Lowcountry school districts, South Carolina see improvement on ACT college entrance exam scores
Lowcountry school districts followed the statewide trend of better scores on the ACT college entrance exam, according to figures released Wednesday.
By the numbers
The ACT is a college entrance exam made up of tests in four subjects — English, math, reading and science reasoning. Those scores are combined for a composite score on a 36-point scale. The following are local public schools’ and district’s composite scores. Not every student is required to take the exams. Some schools have as few as 10 test takers (Lincoln High) while others have as many as 409 (Wando).
District/School 2012 2013
Charleston District 20.5 21.1
Baptist Hill 15.2 13.7
North Charleston 14.3 16.4
Garrett Academy 15.7 15.2
Burke 14.8 16.7
Lincoln n/a 13.0
Wando 22.7 22.3
Military Magnet 15.9 14.3
St. John’s 15.4 15.4
Stall 16.0 16.0
School of the Arts 23.7 23.8
Academic Magnet 28.0 28.7
West Ashley 18.1 17.7
James Island Charter 20.5 20.3
Chas. Charter for M&S 17.7 20.5
Berkeley District 19.4 19.5
Stratford 21.5 20.9
Berkeley 19.2 19.2
Cross 16.2 16.5
Goose Creek 18.7 18.6
Hanahan 19.7 20.6
Timberland 17.6 18.3
Cane Bay 19.7 19.4
Middle College 21.3 22.8
Dorchester 2 District 21.0 21.2
Summerville 21.6 21.4
Fort Dorchester 20.1 20.3
Ashley Ridge 21.6 22.1
Dorchester 4 District
Woodland 17.0 17.1
State 19.9 20.1
Source: S.C. Dept. of Education
The state’s score for public school students saw a 0.2-point gain for an average score of 20.1 on the 36-point scale. Although South Carolina still fell short of the national average of 20.9, the state’s students narrowed that gap this year, and saw the biggest gains on their reading test.
“While nationwide assessments continue to show a reading gap between South Carolina and the nation, it is encouraging to see the gap is closing,” said S.C. Superintendent of Education Mick Zais. “We must continue to address reading gaps because reading is fundamental to everything else in a student’s education. If students cannot read, they will not succeed in school.”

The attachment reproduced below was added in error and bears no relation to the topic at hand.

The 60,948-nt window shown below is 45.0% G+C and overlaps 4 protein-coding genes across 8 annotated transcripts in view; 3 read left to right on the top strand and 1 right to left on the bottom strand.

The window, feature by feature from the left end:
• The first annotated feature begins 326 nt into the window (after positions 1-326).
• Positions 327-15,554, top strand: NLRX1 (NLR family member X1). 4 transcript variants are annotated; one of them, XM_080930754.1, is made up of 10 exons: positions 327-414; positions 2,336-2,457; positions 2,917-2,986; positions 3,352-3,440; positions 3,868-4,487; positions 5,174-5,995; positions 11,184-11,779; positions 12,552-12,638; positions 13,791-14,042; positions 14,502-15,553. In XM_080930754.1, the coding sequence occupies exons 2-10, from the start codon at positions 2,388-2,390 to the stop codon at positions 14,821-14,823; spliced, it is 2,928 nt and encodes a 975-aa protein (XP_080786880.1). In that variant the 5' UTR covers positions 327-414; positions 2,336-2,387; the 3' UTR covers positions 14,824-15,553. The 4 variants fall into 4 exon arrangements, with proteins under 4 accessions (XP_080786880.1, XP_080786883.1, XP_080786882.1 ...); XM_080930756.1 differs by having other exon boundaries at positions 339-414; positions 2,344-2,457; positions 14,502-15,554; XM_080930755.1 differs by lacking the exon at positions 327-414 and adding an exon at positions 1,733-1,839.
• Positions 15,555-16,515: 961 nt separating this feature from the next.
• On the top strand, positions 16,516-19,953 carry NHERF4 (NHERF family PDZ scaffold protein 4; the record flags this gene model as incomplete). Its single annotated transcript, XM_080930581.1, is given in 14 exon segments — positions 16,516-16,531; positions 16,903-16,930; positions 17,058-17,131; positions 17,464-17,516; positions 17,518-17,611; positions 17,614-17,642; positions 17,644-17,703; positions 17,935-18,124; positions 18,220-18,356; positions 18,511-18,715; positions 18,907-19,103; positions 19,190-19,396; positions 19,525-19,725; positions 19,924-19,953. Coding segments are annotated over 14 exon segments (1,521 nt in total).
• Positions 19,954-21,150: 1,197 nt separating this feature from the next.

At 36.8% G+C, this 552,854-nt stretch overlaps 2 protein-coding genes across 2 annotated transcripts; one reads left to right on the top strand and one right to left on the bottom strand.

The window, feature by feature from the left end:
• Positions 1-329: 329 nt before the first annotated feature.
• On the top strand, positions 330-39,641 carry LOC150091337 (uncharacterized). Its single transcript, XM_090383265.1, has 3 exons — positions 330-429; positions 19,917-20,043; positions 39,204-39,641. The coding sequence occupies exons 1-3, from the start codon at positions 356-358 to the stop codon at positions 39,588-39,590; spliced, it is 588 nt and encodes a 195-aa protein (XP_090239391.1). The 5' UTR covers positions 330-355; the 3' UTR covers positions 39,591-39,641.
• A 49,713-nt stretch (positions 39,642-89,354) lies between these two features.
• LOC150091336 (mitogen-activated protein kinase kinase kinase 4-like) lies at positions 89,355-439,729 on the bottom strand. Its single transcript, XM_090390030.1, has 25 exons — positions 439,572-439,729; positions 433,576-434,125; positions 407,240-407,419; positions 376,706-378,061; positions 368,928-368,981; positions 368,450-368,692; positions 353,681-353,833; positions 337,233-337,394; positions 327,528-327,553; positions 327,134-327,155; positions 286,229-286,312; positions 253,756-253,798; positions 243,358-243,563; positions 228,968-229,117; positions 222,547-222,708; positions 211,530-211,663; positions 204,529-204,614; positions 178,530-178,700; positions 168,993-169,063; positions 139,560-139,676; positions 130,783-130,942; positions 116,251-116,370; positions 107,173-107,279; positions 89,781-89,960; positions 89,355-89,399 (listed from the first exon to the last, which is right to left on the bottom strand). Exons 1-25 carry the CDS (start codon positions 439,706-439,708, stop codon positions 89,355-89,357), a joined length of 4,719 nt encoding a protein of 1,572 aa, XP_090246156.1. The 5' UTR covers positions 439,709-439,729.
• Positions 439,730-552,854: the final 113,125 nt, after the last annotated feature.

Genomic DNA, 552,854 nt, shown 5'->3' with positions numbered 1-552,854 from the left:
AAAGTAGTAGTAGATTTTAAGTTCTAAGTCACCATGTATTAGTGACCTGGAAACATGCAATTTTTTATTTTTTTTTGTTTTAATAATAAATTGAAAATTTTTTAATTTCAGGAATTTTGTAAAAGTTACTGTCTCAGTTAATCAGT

He used the scores to reiterate his plea to the state Senate to support legislation that would prevent students from being passed at third grade if they can’t read on grade level.
The ACT is made of four subtests: English, math, reading and science reasoning. The test scores released today are from students who graduated in 2013, regardless of when they took the exam.
The school districts in Berkeley, Charleston and Dorchester counties saw higher composite scores on the exam. The district that saw the biggest gains was Charleston County, which saw a 0.6-point bump in its score to 21.1. That’s better than the state average and just 0.1 point shy of Dorchester 2, which typically has the best scores among local districts.
“I’m always happy about positive movement, but I don’t get excited about one single data point,” said Charleston County Superintendent Nancy McGinley. “Data is a snapshot in time, so what I like to look at is patterns.”
McGinley said she would like to compare these scores to those on the exit exams, which have been released, as well as graduation rates and end-of-course exams, which haven’t yet.
Virginia Reijners, the district’s director of career and technology education, attributed some of the score improvement to better post-secondary preparation efforts. The district has invested in literacy and numeracy programs, and students also have benefited from a federal Advanced Placement Incentives Program grant intended to get them ready for AP courses, she said.
“The kind of preparation they’re doing will have benefits beyond AP exams,” she said.
Charleston and Dorchester 2 had all of its juniors take the ACT this past spring. Sean Alford, assistant superintendent of curriculum and instruction in Dorchester 2, said the district wants to make sure every student is prepared for college or career, and the district-wide emphasis on the exam helped translate into gains.
The district also worked with its high school teachers to align their instruction with the exam, he said.
“It’s really a comprehensive effort to use ACT as another accountability measure,” he said.
Although the number of students taking the ACT fell statewide this year, an increasing number of students took the test during the previous five years. The ACT measures academic skills that students learn in school, while the SAT college entrance exam evaluates how students think.
Reach Diette Courrégé Casey at @Diette on Twitter or (843) 937-5546.